Vaccinating Britain investigates the relationship between the British public and vaccination policy since 1945. It is the first book to examine British vaccination policy across the post-war period and covers a range of vaccines, providing valuable context and insight for those interested in historical or present-day public health policy debates. Drawing on government documents, newspapers, internet archives and medical texts it shows how the modern vaccination system became established and how the public played a key role in its formation. British parents came to accept vaccination as a safe, effective and cost-efficient preventative measure. But occasional crises showed that faith in the system was tied to contemporary concerns about the medical profession, the power of the state and attitudes to individual vaccines. Thus, at times the British public demanded more comprehensive vaccination coverage from the welfare state; at others they eschewed specific vaccines that they thought were dangerous or unnecessary. Moreover, they did not always act uniformly, with “the public” capable of expressing contradictory demands that were often at odds with official policy. This case study of Britain’s vaccination system provides insight into the relationship between the British public and the welfare state, as well as contributing to the historiography of public health and medicine.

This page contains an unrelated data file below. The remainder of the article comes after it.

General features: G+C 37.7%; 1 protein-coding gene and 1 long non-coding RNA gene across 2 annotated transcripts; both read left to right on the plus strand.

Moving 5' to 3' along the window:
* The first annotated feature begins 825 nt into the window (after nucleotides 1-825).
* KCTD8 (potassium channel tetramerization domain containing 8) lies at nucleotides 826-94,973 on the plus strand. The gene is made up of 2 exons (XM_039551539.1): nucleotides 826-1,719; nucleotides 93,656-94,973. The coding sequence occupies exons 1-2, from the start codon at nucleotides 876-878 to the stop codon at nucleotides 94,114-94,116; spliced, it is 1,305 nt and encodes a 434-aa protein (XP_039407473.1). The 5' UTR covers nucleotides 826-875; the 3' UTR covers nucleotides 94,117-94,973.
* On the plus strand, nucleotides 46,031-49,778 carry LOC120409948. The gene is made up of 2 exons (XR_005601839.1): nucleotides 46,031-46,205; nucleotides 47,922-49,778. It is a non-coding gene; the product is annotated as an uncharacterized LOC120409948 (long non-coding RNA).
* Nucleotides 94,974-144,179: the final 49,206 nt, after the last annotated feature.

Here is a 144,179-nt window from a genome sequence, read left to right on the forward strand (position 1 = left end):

This book examines the place of Hong Kong in the British imagination between the end of World War II and the return of Hong Kong to Chinese sovereignty in July 1997. It argues that Hong Kong has received far less attention from British imperial and cultural historians than its importance would warrant. It argues that Hong Kong was a site within which competing yet complementary visions of Britishness could be imagined—for example, the British penchant for trade and good government, and their role as agents of modernization. At the centre of these articulations of Britishness was the idea of Hong Kong as a “barren rock” that British administration had transformed into one of the world’s great cities—and the danger of its destruction by the impending “handover” to communist China in 1997. The book moves freely between the activities of Britons in Hong Kong and portrayals of Hong Kong within domestic British discourse. It uses such printed primary sources as newspapers, memoirs, novels, political pamphlets, and academic texts, and archival material located in the United Kingdom, Hong Kong, the United States, and Australia, including government documents, regimental collections, and personal papers.